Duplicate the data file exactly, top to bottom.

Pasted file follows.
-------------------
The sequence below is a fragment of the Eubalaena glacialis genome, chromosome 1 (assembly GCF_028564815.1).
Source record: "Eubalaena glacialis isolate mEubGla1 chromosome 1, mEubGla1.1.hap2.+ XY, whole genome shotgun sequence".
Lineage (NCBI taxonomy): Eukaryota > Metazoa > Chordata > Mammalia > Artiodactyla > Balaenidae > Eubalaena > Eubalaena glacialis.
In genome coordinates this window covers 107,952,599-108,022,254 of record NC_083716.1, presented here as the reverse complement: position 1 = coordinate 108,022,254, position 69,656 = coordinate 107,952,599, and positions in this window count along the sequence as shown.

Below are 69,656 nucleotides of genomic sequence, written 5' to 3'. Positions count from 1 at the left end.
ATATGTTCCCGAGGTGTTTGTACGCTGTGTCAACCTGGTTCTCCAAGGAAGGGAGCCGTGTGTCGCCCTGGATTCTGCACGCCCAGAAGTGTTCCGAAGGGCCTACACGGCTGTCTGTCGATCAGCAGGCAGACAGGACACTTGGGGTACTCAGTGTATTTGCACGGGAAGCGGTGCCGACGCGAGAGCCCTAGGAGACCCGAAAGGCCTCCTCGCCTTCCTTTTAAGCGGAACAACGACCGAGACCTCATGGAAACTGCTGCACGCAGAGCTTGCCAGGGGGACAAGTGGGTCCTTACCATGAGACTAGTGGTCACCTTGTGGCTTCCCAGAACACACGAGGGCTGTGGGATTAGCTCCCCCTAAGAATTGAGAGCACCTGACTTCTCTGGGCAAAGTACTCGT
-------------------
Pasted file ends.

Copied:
The sequence below is a fragment of the Eubalaena glacialis genome, chromosome 1 (assembly GCF_028564815.1).
Source record: "Eubalaena glacialis isolate mEubGla1 chromosome 1, mEubGla1.1.hap2.+ XY, whole genome shotgun sequence".
Lineage (NCBI taxonomy): Eukaryota > Metazoa > Chordata > Mammalia > Artiodactyla > Balaenidae > Eubalaena > Eubalaena glacialis.
In genome coordinates this window covers 107,952,599-108,022,254 of record NC_083716.1, presented here as the reverse complement: position 1 = coordinate 108,022,254, position 69,656 = coordinate 107,952,599, and positions in this window count along the sequence as shown.

Below are 69,656 nucleotides of genomic sequence, written 5' to 3'. Positions count from 1 at the left end.
ATATGTTCCCGAGGTGTTTGTACGCTGTGTCAACCTGGTTCTCCAAGGAAGGGAGCCGTGTGTCGCCCTGGATTCTGCACGCCCAGAAGTGTTCCGAAGGGCCTACACGGCTGTCTGTCGATCAGCAGGCAGACAGGACACTTGGGGTACTCAGTGTATTTGCACGGGAAGCGGTGCCGACGCGAGAGCCCTAGGAGACCCGAAAGGCCTCCTCGCCTTCCTTTTAAGCGGAACAACGACCGAGACCTCATGGAAACTGCTGCACGCAGAGCTTGCCAGGGGGACAAGTGGGTCCTTACCATGAGACTAGTGGTCACCTTGTGGCTTCCCAGAACACACGAGGGCTGTGGGATTAGCTCCCCCTAAGAATTGAGAGCACCTGACTTCTCTGGGCAAAGTACTCGT